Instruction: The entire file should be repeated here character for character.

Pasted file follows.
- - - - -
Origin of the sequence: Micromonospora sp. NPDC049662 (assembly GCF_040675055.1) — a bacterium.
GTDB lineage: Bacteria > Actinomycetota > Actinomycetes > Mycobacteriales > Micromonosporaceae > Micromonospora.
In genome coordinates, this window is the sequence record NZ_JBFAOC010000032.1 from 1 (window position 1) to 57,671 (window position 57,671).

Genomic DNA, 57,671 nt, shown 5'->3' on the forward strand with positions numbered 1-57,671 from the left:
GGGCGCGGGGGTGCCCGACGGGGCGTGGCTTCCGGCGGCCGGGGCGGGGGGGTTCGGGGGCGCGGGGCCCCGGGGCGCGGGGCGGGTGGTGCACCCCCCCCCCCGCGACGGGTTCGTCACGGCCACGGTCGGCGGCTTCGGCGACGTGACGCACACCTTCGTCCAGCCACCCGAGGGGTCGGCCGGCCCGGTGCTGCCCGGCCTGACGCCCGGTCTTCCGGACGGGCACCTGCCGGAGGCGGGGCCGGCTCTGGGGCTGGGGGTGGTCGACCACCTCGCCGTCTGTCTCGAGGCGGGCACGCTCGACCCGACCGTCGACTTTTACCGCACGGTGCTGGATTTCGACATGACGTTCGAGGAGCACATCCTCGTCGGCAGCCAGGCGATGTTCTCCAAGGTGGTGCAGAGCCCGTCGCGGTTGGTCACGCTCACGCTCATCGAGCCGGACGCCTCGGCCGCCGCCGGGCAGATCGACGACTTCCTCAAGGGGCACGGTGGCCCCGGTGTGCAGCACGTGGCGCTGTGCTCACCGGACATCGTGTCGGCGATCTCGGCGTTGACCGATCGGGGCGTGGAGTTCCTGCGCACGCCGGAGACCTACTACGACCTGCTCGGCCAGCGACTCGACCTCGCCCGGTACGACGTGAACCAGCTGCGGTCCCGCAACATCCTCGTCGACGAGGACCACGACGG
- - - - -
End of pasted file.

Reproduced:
Origin of the sequence: Micromonospora sp. NPDC049662 (assembly GCF_040675055.1) — a bacterium.
GTDB lineage: Bacteria > Actinomycetota > Actinomycetes > Mycobacteriales > Micromonosporaceae > Micromonospora.
In genome coordinates, this window is the sequence record NZ_JBFAOC010000032.1 from 1 (window position 1) to 57,671 (window position 57,671).

Genomic DNA, 57,671 nt, shown 5'->3' on the forward strand with positions numbered 1-57,671 from the left:
GGGCGCGGGGGTGCCCGACGGGGCGTGGCTTCCGGCGGCCGGGGCGGGGGGGTTCGGGGGCGCGGGGCCCCGGGGCGCGGGGCGGGTGGTGCACCCCCCCCCCCGCGACGGGTTCGTCACGGCCACGGTCGGCGGCTTCGGCGACGTGACGCACACCTTCGTCCAGCCACCCGAGGGGTCGGCCGGCCCGGTGCTGCCCGGCCTGACGCCCGGTCTTCCGGACGGGCACCTGCCGGAGGCGGGGCCGGCTCTGGGGCTGGGGGTGGTCGACCACCTCGCCGTCTGTCTCGAGGCGGGCACGCTCGACCCGACCGTCGACTTTTACCGCACGGTGCTGGATTTCGACATGACGTTCGAGGAGCACATCCTCGTCGGCAGCCAGGCGATGTTCTCCAAGGTGGTGCAGAGCCCGTCGCGGTTGGTCACGCTCACGCTCATCGAGCCGGACGCCTCGGCCGCCGCCGGGCAGATCGACGACTTCCTCAAGGGGCACGGTGGCCCCGGTGTGCAGCACGTGGCGCTGTGCTCACCGGACATCGTGTCGGCGATCTCGGCGTTGACCGATCGGGGCGTGGAGTTCCTGCGCACGCCGGAGACCTACTACGACCTGCTCGGCCAGCGACTCGACCTCGCCCGGTACGACGTGAACCAGCTGCGGTCCCGCAACATCCTCGTCGACGAGGACCACGACGG